As a Loyola student, you have the opportunity to work alongside our talented professors to partner in collaborative research. Learn more about some recent research and projects currently underway.
Dr. Walkenhorst is a physical biochemist whose research involves studying the structure, function, and stability of peptides and proteins in solution. He uses chemical, biological, and instrumental techniques to study several classes of proteins. His most recent project involves studying the effect of environmental factors such as pH, ionic strength, toxic ions, and surface type on the activity of a new class of membrane active antibiotics called antimicrobial peptides. He conducts research with undergraduate students interested in careers in biochemistry and medicine. Dr. Walkenhorst is a founding member of the New Orleans Protein Folding Intergroup (NOProFIG) which began in January 1999 and meets every two weeks to discuss research results of local researchers in related fields.
Dr. Walkenhorst's work has been published in journals such as Antimicrobial Agents and Chemotherapy, Biochemica Biophysica Acta: Biomembranes, Biochemistry, Journal of Molecular Biology, Protein Science, Journal of the American Chemical Society, Analytical Chemistry, and Protein Engineering.
For more information, contact William Walkenhorst, Ph.D., at email@example.com
Research in the Schoeffler Lab centers on exploring the sequence-structure-function paradigm as it relates to enzyme specialization. This means we're interested in understanding how changes at the genetic level lead to functional changes in proteins, optimizing them for particular jobs or particular environments. We study “interesting systems with hidden differences”: DNA modification enzymes that work at either near-boiling or near-freezing conditions, RNA modification enzymes that have the same shape but recognize dramatically different biochemical targets. In studying these systems, we ask: What small differences at the atomic level are driving these big differences in the macromolecule, and thus the organism? To interrogate these relationships, we use tools from computational biochemistry and bioinformatics, biochemistry, and structural biology. Our work is basic in nature but has implications for big problems like antibiotic resistance, bioengineering, and the search for extraterrestrial life.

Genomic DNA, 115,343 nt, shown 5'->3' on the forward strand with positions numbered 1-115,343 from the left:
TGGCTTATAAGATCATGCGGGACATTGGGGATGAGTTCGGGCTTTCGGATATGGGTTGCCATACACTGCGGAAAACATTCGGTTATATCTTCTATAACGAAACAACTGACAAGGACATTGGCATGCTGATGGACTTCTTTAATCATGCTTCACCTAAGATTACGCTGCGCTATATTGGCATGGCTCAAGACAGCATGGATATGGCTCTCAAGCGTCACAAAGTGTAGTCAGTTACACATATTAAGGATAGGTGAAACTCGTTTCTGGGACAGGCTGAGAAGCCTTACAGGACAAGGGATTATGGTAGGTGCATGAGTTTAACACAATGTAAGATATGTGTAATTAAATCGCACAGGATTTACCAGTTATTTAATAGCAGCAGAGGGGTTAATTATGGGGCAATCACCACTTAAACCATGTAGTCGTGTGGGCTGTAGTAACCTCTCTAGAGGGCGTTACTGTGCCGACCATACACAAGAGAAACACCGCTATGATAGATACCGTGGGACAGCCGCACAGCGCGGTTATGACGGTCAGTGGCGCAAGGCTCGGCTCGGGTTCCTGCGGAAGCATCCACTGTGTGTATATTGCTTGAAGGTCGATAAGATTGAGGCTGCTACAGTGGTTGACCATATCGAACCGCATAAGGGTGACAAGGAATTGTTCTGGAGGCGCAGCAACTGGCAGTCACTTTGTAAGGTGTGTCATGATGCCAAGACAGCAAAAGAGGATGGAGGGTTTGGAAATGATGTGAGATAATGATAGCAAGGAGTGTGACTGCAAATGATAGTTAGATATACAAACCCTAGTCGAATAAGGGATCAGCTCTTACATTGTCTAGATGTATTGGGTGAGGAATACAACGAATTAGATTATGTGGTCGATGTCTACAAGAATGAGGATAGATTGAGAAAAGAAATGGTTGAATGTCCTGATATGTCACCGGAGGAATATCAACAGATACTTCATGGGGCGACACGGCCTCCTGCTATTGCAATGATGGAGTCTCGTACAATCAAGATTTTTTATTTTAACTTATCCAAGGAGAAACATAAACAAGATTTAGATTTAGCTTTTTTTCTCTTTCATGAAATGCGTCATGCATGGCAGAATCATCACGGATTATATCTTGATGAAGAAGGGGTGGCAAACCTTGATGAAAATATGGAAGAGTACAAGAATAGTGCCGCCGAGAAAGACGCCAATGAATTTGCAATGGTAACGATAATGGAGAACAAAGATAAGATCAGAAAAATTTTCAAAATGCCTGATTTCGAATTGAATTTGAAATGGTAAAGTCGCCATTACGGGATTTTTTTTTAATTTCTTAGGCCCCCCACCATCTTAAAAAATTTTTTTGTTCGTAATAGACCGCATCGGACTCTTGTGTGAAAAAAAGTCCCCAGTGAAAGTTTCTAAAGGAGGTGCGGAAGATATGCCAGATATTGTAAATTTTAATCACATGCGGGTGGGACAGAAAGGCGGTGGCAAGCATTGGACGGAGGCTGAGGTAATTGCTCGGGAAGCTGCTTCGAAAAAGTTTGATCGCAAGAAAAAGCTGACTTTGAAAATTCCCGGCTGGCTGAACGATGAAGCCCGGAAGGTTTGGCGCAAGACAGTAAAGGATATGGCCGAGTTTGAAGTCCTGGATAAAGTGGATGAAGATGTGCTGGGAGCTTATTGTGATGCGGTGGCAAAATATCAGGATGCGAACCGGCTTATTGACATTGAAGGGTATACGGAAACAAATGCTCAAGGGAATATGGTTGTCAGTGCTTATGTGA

Find out more about our work at the Schoeffler Lab website (Loyola login required):
Students interested in working in the lab should contact Dr. Schoeffler by email (firstname.lastname@example.org). Some of our lab meetings are open-attendance; any interested Loyola student can ask for and receive an invitation to “sit in” and learn more about the lab by contacting Dr. Schoeffler.
Dr. Stephenson focuses on the synthesis of sensors based on supermolecular interactions, utilizing synthetic organic chemistry to form useful new materials; in other words, his main interest is in studying the interaction of molecules in order to make biocompatible sensing materials. Specifically, Dr. Stephenson's projects work to synthesize and study new sensors based on xanthene dyes such as rhodamine B. The sensors are formed by modifying existing dyes to have specific functions.
Students working under Dr. Qin will have the opportunity to synthesize novel charge transfer complexes based on sulfur-rich, aromatic, heterocyclic molecules; students will then test these compounds as new organic conductors and superconductors that could help form the basis for superconducting power grids.
Nearly one-tenth of all electrical power is lost as it travels from the electric generators to the final consumers. A superconducting power grid would eliminate this wastage and have tremendous economic and environmental benefits. The best intermetallic superconductors have achieved Tc’s (the temperature at which superconductivity occurs) as high as 100 K, which allows them to operate at liquid nitrogen temperatures, but they are brittle, dense solids—a serious shortcoming for power cables. In contrast, organic materials tend to be lighter in weight and more pliable than inorganics, making them promising components of superconducting power grids.
Although inorganic chemists and physicists have dominated the field of superconductor discovery, superconductivity was first observed in organic molecules in the late 1980s. Despite this fact, this field is under explored, and there are very few classes of organic superconductors. Dr. Qin hopes to further the field and help solve the problem of energy waste.
Dr. Heinecke’s research interests focus on nanomaterials synthesis and their applications in biomedicine and electronic devices. She is interested in 1) developing cationic nanomaterials as a platform for multivalent display of host defense peptides as novel antibiotic agents and 2) building defined molecular assemblies of these small materials for electron transport properties. This type of multidisciplinary research will afford students the opportunity to learn a wide variety of scientific techniques.